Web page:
Russell M. Nelson
by Spencer J. Condie
from the biography,
Russell M. Nelson: Father, Surgeon, Apostle
Russell solemnly recalled:
"Five months later, the hour of decision approached. Neither Dr. Wilkinson nor I recommended a surgical approach because of the complex nature of the heart operation that would be needed and because of President Kimball's being in congestive heart failure at seventy- seven years of age. So President Kimball called a special meeting with the First Presidency. Invited to the meeting in addition to the First Presidency and Sister Kimball were Dr. Ernest L. Wilkinson and myself. President Kimball began the meeting by saying, 'I am a dying man. I can feel my life slipping. At the present rate of deterioration, it is my belief that I can live only about two more months. Now I'd like my medical cardiologist, Dr. Ernest L. Wilkinson, to present his views about my health.'"Dr. Wilkinson reaffirmed President Kimball's statement, explaining that
"because of congestive failure, occasioned by the extra workload on the heart, strained with an incompetent aortic valve and a high- grade obstruction in the most important artery in the heart, spontaneous recovery would be unlikely and death would ensue in the not- too- distant future."Then President Kimball called on Dr. Nelson to speak, asking,
"What can cardiac surgery offer?"Dr. Nelson said,
"I indicated that the operation, if it were to be done, would be a compound surgical procedure consisting of two components. First, the defective aortic valve would require removal and replacement with a prosthetic aortic valve. Second, the left anterior descending coronary artery would have to be revascularized with a bypass graft."President Lee asked,
"What would the risks be with such procedures?"Dr. Nelson replied,
"We have no experience doing both operations on patients in this age group. Therefore, I cannot give you any risk data based on experience. All I can say is, it would entail extremely high risk."Then a weary President Kimball said,
"I'm an old man and ready to die. It is well for a younger man to come to the Quorum and do the work I can no longer do."Elder Nelson described the dramatic reaction of President Lee:
"At that point President Harold B. Lee, speaking for the First Presidency, rose to his feet, pounded his fist to the desk, and said, 'Spencer, you have been called! You are not to die! You are to do everything that you need to do in order to care for yourself and continue to live.'"President Kimball responded,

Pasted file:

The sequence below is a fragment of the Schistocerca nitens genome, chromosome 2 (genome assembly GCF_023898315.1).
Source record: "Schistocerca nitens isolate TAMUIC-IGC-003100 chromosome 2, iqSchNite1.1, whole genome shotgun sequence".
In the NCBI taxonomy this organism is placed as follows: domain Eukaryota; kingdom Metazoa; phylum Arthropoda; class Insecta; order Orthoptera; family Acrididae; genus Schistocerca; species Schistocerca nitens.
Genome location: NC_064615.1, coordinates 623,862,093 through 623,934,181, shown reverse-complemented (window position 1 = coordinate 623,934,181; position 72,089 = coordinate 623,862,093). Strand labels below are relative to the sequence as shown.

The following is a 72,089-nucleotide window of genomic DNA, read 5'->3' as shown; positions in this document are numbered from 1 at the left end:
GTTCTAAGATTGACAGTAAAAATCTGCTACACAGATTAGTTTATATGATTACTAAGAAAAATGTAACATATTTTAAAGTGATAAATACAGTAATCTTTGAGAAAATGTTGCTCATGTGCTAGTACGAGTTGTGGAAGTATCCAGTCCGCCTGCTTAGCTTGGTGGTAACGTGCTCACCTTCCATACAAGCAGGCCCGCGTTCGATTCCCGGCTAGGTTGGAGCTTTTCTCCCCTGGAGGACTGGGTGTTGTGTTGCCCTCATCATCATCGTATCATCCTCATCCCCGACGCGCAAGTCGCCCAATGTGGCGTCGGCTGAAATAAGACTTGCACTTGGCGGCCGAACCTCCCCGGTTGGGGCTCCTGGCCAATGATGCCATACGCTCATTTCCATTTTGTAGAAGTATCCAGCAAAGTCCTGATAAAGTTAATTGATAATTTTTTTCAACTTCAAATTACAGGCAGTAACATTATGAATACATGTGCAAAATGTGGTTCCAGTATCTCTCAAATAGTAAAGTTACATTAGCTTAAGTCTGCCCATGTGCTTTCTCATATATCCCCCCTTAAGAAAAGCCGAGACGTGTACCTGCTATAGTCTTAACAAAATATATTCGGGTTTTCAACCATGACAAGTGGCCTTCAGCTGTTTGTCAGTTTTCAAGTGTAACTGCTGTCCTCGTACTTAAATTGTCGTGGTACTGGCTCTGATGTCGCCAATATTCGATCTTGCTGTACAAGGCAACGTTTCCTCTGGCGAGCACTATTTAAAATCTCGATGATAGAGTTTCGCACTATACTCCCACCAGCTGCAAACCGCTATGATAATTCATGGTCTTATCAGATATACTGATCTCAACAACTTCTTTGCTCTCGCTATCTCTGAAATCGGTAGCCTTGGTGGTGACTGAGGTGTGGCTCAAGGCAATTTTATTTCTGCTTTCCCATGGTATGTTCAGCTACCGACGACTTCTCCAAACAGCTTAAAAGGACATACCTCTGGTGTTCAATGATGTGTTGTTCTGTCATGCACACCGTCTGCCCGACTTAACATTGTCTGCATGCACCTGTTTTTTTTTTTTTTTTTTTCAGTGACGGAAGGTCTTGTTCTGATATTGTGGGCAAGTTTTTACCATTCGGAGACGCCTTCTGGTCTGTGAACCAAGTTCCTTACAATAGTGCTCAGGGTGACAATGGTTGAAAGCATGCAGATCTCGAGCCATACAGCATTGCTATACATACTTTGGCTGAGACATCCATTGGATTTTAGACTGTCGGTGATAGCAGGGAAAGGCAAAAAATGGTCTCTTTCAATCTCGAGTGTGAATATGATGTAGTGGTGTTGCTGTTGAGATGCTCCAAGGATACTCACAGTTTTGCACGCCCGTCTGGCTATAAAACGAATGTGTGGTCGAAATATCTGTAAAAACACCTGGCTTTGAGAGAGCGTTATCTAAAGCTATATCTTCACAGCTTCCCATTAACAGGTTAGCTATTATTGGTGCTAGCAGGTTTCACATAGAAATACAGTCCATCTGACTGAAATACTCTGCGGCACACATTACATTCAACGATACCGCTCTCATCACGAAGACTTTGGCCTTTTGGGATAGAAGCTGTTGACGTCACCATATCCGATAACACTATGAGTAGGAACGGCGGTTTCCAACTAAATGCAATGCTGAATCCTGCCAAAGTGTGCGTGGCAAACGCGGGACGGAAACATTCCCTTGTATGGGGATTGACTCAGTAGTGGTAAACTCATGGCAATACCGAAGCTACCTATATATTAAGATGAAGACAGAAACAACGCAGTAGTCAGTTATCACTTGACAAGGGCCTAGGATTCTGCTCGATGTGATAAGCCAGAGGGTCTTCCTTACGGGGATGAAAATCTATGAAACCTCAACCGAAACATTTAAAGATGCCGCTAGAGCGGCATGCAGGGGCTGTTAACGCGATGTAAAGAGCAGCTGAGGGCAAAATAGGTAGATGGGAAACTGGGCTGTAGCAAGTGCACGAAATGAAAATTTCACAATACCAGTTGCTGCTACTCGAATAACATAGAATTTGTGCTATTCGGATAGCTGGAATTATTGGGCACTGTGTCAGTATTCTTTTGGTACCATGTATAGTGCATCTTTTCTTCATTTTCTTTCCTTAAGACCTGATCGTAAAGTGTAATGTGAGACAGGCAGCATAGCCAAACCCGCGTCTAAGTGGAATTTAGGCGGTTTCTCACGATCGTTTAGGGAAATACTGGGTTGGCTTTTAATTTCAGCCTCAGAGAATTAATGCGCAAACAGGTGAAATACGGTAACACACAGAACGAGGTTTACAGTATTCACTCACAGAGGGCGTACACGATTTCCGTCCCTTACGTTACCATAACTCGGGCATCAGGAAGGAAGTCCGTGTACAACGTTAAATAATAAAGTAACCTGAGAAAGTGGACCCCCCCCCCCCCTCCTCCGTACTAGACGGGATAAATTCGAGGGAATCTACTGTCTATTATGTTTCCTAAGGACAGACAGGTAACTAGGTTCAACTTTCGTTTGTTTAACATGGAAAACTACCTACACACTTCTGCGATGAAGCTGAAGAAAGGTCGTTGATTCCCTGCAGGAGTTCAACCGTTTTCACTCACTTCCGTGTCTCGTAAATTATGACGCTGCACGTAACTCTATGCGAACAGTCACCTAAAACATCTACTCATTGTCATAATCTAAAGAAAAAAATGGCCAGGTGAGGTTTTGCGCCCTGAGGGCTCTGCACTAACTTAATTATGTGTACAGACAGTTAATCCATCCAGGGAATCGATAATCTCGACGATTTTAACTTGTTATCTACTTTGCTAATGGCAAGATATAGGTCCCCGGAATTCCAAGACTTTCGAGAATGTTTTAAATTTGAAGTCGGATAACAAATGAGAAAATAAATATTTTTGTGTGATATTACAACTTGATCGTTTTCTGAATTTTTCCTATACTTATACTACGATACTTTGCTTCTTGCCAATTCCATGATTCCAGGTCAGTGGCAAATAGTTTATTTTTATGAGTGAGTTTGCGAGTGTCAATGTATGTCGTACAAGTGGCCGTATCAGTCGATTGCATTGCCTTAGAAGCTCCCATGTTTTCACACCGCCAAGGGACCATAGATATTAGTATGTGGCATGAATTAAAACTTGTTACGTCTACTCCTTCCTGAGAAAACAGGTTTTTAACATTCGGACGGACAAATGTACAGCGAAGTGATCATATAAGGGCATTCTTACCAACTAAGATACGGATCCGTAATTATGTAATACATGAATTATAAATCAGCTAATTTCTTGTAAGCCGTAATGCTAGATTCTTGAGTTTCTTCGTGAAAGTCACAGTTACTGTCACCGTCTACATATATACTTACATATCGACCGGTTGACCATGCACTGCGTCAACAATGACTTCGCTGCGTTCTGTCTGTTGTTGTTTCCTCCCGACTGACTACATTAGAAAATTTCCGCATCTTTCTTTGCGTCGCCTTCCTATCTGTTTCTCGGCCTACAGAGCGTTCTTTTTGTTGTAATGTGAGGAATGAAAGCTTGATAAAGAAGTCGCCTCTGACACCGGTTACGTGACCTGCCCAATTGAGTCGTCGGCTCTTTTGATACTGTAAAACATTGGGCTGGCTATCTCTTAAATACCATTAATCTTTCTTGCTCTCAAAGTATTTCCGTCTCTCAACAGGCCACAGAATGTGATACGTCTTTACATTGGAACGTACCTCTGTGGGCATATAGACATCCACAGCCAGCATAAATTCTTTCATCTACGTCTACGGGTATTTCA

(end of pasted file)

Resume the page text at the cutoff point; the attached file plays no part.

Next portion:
"Then I will have the operation performed."Dr. Nelson remembered,
"Sister Kimball wept. When he spoke those words, my heart sank, for the weight of this decision seemed suddenly to pass to me. But this was a remarkable event. This momentous decision, which shaped the history of the Church, was not based on medical recommendation. It was based strictly on the desire of President Kimball, as an Apostle of the Lord, to be obedient to the inspired direction of the First Presidency of the Church."After this momentous decision had been made, a brief discussion followed regarding the timing of the operation. It was March 1972, and Dr. Nelson recommended postponing the operation until after general conference. The decision was made to perform the operation on April 12.
"President Kimball attended only one of the seven sessions of general conference in April 1972," Russell recalled. "His breathlessness and inability to exert himself because of his congestive heart failure forced him to listen to the other sessions from his bed."Russell received a blessing from the First Presidency on the eve of the operation, under the hands of President Harold B. Lee and President N. Eldon Tanner.
"They blessed me that the operation would be performed without error, that all would go well, and that I need not fear for my own inadequacies, for I had been raised up by the Lord to perform this operation."The operation began the next morning, and as the first incision was made, the resident physician exclaimed,
"He doesn't bleed!"Dr. Nelson observed,
"From that very first maneuver until the last one, everything went as planned. There was not one broken stitch, not one instrument had fallen from the table, not one technical flaw had occurred in a series of thousands of intricate manipulations. I suppose my feelings at that time may have been like those of a concert pianist rendering a concerto without ever hitting a wrong note, or a baseball player who had pitched a perfect gameó no hits, no runs, no errors, and no walks. For a long and difficult operation had been performed exactly in accordance with the blessing invoked by the power of the priesthood."President Monson recalled that eventful day. He was seated in the temple with President Lee and the other Brethren. They had been fasting, and their hearts were filled with hopeful anxiety. When the phone rang, President Lee left the room to take the call. President Monson noted,